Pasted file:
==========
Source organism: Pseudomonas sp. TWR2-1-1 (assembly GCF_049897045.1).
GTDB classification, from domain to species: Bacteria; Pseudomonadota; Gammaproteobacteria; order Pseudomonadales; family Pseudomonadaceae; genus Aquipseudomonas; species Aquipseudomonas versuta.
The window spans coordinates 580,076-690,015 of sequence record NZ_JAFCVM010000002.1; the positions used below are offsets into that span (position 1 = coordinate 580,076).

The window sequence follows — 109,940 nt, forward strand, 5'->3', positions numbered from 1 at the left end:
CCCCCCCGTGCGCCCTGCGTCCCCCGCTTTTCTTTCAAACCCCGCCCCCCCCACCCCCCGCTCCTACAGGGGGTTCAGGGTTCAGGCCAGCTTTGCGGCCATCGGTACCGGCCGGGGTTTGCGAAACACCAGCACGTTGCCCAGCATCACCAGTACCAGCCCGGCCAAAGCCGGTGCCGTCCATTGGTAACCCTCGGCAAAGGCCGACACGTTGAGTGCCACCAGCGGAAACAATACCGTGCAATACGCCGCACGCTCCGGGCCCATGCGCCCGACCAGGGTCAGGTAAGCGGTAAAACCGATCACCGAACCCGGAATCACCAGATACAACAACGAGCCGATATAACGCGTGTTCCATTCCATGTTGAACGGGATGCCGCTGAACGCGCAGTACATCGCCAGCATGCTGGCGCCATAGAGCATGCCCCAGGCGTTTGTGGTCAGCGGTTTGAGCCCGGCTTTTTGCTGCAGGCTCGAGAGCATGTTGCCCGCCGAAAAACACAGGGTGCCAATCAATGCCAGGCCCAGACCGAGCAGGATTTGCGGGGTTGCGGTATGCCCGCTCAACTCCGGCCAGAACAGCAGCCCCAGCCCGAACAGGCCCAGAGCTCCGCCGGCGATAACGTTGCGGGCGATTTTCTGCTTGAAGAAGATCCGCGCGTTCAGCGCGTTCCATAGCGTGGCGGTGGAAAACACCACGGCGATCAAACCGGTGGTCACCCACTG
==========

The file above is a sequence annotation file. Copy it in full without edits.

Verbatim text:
Source organism: Pseudomonas sp. TWR2-1-1 (assembly GCF_049897045.1).
GTDB classification, from domain to species: Bacteria; Pseudomonadota; Gammaproteobacteria; order Pseudomonadales; family Pseudomonadaceae; genus Aquipseudomonas; species Aquipseudomonas versuta.
The window spans coordinates 580,076-690,015 of sequence record NZ_JAFCVM010000002.1; the positions used below are offsets into that span (position 1 = coordinate 580,076).

The window sequence follows — 109,940 nt, forward strand, 5'->3', positions numbered from 1 at the left end:
CCCCCCCGTGCGCCCTGCGTCCCCCGCTTTTCTTTCAAACCCCGCCCCCCCCACCCCCCGCTCCTACAGGGGGTTCAGGGTTCAGGCCAGCTTTGCGGCCATCGGTACCGGCCGGGGTTTGCGAAACACCAGCACGTTGCCCAGCATCACCAGTACCAGCCCGGCCAAAGCCGGTGCCGTCCATTGGTAACCCTCGGCAAAGGCCGACACGTTGAGTGCCACCAGCGGAAACAATACCGTGCAATACGCCGCACGCTCCGGGCCCATGCGCCCGACCAGGGTCAGGTAAGCGGTAAAACCGATCACCGAACCCGGAATCACCAGATACAACAACGAGCCGATATAACGCGTGTTCCATTCCATGTTGAACGGGATGCCGCTGAACGCGCAGTACATCGCCAGCATGCTGGCGCCATAGAGCATGCCCCAGGCGTTTGTGGTCAGCGGTTTGAGCCCGGCTTTTTGCTGCAGGCTCGAGAGCATGTTGCCCGCCGAAAAACACAGGGTGCCAATCAATGCCAGGCCCAGACCGAGCAGGATTTGCGGGGTTGCGGTATGCCCGCTCAACTCCGGCCAGAACAGCAGCCCCAGCCCGAACAGGCCCAGAGCTCCGCCGGCGATAACGTTGCGGGCGATTTTCTGCTTGAAGAAGATCCGCGCGTTCAGCGCGTTCCATAGCGTGGCGGTGGAAAACACCACGGCGATCAAACCGGTGGTCACCCACTG